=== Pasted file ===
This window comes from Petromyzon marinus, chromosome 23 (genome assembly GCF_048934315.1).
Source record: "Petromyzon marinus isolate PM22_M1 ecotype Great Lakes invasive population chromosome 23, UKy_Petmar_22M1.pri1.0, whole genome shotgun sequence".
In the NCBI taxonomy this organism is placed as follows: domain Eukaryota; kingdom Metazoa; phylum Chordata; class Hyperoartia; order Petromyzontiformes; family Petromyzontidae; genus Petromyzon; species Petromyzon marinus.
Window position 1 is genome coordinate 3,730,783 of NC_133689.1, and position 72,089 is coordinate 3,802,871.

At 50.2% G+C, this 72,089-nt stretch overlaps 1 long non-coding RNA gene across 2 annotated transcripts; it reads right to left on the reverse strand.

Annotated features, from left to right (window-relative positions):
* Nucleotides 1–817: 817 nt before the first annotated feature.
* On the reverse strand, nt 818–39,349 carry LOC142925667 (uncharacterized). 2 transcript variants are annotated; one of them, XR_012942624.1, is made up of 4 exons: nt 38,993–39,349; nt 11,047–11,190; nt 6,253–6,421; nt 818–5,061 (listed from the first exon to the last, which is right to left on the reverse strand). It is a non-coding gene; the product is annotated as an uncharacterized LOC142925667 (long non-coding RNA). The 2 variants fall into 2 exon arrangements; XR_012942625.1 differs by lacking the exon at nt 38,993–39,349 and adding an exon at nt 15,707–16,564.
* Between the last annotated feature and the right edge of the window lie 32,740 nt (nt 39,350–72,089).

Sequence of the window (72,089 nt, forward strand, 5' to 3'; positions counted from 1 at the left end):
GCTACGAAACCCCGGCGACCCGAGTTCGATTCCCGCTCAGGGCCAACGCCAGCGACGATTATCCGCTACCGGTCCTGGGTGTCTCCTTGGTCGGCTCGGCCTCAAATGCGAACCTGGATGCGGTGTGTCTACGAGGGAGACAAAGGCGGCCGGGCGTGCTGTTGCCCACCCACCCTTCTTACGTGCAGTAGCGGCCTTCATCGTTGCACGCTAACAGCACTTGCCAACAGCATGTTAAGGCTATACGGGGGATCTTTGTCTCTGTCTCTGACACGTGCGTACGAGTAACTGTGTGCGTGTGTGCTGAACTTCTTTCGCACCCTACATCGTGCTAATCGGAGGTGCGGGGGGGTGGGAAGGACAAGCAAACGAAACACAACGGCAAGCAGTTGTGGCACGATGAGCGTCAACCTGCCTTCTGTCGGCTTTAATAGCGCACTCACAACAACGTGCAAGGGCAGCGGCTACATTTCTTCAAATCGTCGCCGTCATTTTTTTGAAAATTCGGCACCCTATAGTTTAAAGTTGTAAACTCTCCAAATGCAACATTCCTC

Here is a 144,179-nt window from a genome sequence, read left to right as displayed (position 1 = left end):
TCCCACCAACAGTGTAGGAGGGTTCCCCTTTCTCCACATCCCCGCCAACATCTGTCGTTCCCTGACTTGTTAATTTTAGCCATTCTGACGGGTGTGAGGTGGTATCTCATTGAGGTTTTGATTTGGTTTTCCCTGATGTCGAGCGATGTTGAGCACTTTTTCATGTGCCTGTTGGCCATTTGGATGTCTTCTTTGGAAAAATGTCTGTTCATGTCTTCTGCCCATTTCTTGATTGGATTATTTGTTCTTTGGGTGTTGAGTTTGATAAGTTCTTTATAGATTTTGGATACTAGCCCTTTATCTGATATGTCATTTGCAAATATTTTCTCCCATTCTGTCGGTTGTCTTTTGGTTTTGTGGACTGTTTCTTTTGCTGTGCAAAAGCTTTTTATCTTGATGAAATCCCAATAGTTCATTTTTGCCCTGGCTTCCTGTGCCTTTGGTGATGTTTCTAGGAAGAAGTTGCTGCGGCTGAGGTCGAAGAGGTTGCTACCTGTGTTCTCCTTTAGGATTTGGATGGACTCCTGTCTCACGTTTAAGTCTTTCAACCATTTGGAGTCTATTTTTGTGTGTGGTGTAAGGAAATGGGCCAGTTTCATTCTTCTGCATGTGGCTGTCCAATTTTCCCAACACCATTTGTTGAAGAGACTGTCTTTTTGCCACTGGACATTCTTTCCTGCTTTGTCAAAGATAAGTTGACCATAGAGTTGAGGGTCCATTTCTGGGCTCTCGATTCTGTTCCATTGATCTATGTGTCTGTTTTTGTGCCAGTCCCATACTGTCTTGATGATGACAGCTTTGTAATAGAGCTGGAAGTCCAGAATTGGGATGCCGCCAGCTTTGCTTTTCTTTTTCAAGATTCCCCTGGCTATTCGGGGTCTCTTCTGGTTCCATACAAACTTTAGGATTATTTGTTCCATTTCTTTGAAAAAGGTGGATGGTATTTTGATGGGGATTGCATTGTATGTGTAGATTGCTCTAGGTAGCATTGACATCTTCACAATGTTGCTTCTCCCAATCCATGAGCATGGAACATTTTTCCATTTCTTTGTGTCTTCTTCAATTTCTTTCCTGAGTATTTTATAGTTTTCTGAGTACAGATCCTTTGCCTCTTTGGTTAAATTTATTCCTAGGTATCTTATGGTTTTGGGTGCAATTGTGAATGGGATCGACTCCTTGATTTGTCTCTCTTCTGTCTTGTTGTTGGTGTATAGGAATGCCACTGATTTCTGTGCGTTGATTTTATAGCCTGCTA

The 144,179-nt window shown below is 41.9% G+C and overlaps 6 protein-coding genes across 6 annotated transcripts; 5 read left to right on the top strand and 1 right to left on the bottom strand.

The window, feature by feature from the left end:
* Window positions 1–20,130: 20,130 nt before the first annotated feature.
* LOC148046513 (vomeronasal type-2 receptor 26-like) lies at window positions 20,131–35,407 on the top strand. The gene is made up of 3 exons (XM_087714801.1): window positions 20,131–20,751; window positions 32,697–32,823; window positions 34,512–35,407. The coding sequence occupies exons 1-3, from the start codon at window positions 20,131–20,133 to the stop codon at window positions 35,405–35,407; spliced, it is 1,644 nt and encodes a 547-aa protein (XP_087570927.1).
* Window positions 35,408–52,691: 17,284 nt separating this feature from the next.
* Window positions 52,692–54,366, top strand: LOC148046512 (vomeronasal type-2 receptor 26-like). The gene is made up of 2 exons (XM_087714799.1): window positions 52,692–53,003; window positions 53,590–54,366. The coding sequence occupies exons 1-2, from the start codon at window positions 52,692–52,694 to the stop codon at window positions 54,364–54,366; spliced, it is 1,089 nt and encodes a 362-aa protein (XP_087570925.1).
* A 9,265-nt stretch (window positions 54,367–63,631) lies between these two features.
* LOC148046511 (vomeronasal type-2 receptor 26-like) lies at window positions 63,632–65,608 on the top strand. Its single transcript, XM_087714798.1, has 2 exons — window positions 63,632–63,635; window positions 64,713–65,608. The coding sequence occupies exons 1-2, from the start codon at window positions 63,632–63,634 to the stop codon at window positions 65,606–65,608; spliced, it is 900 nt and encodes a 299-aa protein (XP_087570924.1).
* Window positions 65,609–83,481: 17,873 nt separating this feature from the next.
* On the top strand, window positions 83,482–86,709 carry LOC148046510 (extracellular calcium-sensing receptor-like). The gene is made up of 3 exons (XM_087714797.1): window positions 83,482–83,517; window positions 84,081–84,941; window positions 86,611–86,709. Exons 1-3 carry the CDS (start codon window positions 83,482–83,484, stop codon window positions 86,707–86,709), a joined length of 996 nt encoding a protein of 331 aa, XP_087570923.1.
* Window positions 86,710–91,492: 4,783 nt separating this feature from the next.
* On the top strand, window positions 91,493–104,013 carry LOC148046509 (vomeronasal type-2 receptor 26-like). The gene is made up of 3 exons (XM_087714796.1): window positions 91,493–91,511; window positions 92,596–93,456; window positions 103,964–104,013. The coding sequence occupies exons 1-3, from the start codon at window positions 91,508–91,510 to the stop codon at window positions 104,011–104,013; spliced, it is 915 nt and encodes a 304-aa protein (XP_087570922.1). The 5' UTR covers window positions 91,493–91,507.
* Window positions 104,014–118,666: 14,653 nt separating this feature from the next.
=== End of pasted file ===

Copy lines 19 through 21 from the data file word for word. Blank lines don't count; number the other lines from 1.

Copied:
* Window positions 52,692–54,366, top strand: LOC148046512 (vomeronasal type-2 receptor 26-like). The gene is made up of 2 exons (XM_087714799.1): window positions 52,692–53,003; window positions 53,590–54,366. The coding sequence occupies exons 1-2, from the start codon at window positions 52,692–52,694 to the stop codon at window positions 54,364–54,366; spliced, it is 1,089 nt and encodes a 362-aa protein (XP_087570925.1).
* A 9,265-nt stretch (window positions 54,367–63,631) lies between these two features.
* LOC148046511 (vomeronasal type-2 receptor 26-like) lies at window positions 63,632–65,608 on the top strand. Its single transcript, XM_087714798.1, has 2 exons — window positions 63,632–63,635; window positions 64,713–65,608. The coding sequence occupies exons 1-2, from the start codon at window positions 63,632–63,634 to the stop codon at window positions 65,606–65,608; spliced, it is 900 nt and encodes a 299-aa protein (XP_087570924.1).